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Can Guinea Pigs Eat Pistachios? Vet-Reviewed Facts & Safety Guide

Rachael Gerkensmeyer

By Rachael Gerkensmeyer

Close Up Photo of Bunch of Pistachios

Vet approved

Dr. Ashley Darby Photo

Reviewed & Fact-Checked By

Dr. Ashley Darby

Veterinarian, BVSc

The information is current and up-to-date in accordance with the latest veterinarian research.

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Guinea pigs are herbivores, meaning that they eat only plant foods to stay happy and healthy, whether in nature or as pets. These vegetarians require the presence of other guinea pigs and a varied diet to stay happy throughout their lives. Since they’re plant eaters, it’s easy to assume that guinea pigs can eat nuts, like pistachios, as a good source of protein, vitamins, and minerals.

But the truth is that guinea pigs should not eat nuts, including pistachios, for various reasons. Fortunately, there are plenty of other foods that guinea pigs can healthily and safely eat. Let’s focus on nuts, though, and why these rodents shouldn’t eat many, if any, of them throughout their lives. Here is everything that you need to know about your pet guinea pig and any nuts (pistachios included) that you’re thinking of feeding them.

Divider Guinea Pig

Why Pistachio (and Other) Nuts Aren’t Ideal for Guinea Pigs

In short, pistachios are problematic for guinea pigs because they are so high in fat. They are not toxic or poisonous, but they can be a contributor to problems like obesity and digestive problems.

There are other concerns about feeding nuts like pistachios to guinea pigs:
  • Digestive Issues — Nuts are hard on the sensitive digestive system of guinea pigs. They can cause an imbalance in the normal intestinal bacteria which can be severe and lead to, sometimes fatal, diarrhea.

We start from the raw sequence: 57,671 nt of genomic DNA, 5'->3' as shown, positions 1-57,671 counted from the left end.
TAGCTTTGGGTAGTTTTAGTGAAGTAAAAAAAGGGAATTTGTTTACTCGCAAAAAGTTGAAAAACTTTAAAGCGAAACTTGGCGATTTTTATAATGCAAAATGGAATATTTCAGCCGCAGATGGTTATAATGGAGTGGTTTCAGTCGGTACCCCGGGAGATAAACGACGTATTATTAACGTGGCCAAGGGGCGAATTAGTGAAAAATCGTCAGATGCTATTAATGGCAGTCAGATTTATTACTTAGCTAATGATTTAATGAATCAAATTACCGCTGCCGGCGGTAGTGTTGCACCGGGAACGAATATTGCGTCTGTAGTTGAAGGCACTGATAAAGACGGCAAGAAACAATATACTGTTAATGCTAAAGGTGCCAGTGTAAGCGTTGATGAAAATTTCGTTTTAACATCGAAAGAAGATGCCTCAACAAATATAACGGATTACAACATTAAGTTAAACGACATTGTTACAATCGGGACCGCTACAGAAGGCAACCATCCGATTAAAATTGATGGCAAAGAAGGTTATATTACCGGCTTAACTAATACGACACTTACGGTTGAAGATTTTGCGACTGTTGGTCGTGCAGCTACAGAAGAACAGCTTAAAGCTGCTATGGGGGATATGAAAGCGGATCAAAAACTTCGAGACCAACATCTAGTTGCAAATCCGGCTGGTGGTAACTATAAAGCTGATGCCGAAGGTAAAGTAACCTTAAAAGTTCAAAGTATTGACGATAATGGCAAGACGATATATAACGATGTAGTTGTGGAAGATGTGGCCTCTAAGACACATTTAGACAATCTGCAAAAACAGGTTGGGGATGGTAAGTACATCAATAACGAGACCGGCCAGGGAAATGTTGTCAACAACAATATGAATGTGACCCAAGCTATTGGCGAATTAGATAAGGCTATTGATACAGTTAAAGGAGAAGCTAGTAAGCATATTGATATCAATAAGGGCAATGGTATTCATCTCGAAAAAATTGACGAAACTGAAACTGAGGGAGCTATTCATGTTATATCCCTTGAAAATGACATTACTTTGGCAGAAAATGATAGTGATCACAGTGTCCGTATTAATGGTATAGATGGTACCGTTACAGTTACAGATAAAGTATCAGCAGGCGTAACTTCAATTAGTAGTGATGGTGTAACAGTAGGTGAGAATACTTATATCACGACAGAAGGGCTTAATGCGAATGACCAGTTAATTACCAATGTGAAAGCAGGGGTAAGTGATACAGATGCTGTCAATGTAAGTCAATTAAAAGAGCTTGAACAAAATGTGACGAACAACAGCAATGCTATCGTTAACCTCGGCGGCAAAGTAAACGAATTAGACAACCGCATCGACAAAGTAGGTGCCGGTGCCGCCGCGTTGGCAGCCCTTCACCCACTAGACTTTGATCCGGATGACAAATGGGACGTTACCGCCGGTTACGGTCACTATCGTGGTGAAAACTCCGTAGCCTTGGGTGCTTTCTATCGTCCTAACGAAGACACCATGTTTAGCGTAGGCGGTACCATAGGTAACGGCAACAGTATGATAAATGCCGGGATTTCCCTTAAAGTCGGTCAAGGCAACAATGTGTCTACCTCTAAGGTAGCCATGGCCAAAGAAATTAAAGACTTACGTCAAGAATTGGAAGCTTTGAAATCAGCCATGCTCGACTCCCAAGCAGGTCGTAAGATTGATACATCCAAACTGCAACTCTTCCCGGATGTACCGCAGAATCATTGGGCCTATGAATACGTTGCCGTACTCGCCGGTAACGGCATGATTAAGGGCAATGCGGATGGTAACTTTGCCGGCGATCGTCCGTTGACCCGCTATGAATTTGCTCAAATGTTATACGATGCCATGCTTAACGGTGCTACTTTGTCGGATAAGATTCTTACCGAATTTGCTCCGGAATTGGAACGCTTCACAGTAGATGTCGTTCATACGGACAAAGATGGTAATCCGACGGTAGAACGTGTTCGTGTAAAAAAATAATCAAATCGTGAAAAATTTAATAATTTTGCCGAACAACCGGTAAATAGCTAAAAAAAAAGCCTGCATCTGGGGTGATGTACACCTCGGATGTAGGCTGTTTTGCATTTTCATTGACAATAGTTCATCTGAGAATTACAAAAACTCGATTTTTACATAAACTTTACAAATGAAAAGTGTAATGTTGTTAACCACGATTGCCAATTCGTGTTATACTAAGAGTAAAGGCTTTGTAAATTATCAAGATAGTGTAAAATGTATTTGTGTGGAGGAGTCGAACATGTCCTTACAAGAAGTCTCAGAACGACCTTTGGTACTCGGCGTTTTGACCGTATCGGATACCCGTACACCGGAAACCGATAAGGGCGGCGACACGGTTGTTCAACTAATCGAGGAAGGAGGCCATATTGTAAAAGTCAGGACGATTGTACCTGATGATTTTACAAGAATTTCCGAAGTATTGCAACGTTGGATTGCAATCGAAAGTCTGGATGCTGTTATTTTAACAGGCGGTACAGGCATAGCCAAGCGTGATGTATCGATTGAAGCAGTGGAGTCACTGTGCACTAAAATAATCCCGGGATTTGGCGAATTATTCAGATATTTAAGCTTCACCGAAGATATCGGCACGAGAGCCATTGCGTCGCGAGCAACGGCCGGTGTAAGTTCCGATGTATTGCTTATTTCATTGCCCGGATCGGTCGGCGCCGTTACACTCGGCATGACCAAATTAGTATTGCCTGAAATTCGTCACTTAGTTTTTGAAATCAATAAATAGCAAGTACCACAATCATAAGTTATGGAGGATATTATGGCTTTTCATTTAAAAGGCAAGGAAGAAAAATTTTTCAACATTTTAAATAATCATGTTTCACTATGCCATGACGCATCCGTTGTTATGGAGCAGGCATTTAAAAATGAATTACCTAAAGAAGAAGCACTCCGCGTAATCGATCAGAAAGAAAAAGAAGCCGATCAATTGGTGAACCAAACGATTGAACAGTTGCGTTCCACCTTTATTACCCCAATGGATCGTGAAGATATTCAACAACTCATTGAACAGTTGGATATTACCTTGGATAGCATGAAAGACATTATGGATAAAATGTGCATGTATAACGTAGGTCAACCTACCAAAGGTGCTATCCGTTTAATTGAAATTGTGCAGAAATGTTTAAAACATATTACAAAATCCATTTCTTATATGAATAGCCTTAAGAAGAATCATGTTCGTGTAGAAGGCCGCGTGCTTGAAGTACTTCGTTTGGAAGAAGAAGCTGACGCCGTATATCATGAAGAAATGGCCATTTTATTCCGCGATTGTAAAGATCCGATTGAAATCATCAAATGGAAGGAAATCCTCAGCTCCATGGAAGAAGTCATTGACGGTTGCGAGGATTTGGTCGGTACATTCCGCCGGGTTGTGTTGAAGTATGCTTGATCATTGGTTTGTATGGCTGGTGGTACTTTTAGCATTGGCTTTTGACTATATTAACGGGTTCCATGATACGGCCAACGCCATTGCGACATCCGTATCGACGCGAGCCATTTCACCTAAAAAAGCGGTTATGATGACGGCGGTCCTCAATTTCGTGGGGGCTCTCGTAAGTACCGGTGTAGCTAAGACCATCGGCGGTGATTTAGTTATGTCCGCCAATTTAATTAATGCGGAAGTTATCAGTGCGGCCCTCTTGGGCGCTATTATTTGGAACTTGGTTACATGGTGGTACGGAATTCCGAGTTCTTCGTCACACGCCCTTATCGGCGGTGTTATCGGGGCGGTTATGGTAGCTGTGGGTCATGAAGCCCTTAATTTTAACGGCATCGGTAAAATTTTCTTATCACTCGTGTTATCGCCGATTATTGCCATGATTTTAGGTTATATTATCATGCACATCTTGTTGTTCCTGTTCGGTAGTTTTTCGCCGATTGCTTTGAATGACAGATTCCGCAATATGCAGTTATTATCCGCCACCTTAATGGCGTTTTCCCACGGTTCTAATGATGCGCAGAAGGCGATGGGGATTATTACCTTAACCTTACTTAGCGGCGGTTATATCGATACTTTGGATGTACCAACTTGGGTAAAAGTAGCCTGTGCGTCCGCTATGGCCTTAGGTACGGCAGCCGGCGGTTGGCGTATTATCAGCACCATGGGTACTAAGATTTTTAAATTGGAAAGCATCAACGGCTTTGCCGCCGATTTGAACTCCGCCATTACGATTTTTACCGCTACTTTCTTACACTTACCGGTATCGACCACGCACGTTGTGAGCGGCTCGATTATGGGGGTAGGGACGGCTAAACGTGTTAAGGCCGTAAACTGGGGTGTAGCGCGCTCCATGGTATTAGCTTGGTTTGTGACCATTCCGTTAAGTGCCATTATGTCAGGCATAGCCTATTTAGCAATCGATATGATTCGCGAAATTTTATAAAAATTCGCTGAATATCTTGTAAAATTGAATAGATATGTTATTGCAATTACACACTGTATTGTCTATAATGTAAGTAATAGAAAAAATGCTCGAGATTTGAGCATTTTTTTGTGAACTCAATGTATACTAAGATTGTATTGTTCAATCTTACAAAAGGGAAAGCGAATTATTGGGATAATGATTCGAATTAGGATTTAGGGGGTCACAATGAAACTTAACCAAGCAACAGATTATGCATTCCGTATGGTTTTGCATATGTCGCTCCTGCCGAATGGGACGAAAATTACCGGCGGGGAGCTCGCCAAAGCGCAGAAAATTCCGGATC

• Choking Hazard — Pistachio (and other) nuts can be a choking hazard to guinea pigs, especially when they are offered whole.
  • Allergies — Although rare, guinea pigs can be allergic to nuts, including pistachios.
  • Bladder Stones — All nuts, including pistachios, are high in calcium. This is great for humans, but excess calcium in guinea pig urine leads to the formation of calcium based bladder stones.

For these reasons alone, guinea pigs are better off sticking with hay, commercial pellet food, green and colorful veggies, and a few fruits as their overall diet. Nuts like pistachios are not needed and can in fact be harmful.

Pistachio
Photo Credit: sunnysun0804, Pixabay

Is Nut Butter Healthy for Guinea Pigs?

No, nut butter is not good for guinea pigs, even though it’s in a creamy form and won’t cause a choking hazard. Nut butter is incredibly dense, so just 1 teaspoon of it can contain as much, if not more, fat and calories as a single pistachio nut. Therefore, it’s best to stay away from nut butter when planning your guinea pig’s meals.

Feeding Your Guinea Pig

Like other herbivores, much of guinea pig’s protein needs are supplied by their gut bacteria; it is important that their diet is optimized to keep their natural population of gut bacteria healthy.

The most important thing to feed your guinea pig is timothy or other grass hays. This should make up the majority of your guinea pig’s diet. On top of this about a cup full of leafy greens per day and smaller quantities of pellets and fresh fruits and vegetables will ensure they get everything they need. Guinea pigs, like people, need vitamin C in their diet; so be mindful that they get 10-25mg of vitamin C per day.

cute guinea pig eating hay
Photo Credit: Thiago Janoni, Shutterstock

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In Conclusion

Guinea pigs do not need nor should they have pistachio nuts as part of their diet. They should not eat any nuts, for that matter. That said, nuts are not poisonous to guinea pigs, so if they eat one and don’t choke on it, they should be fine. It’s when they get their paws on pistachio (and other) nuts regularly or get too many in one sitting, that problems can develop.


Featured Image Credit: Alexis Lozano, Pexels

Rachael Gerkensmeyer

Authored by

Rachael has been a freelance writer since 2000, in which time she has had an opportunity to research and write about many different topics while working to master the art of fusing high-quality content with effective content marketing strategies. She lives off the grid in Hawaii with her husband, her garden, and her rescue animals including 5 dogs, a cat, a goat, and dozens of chickens. She is an artist at heart and loves...Read more

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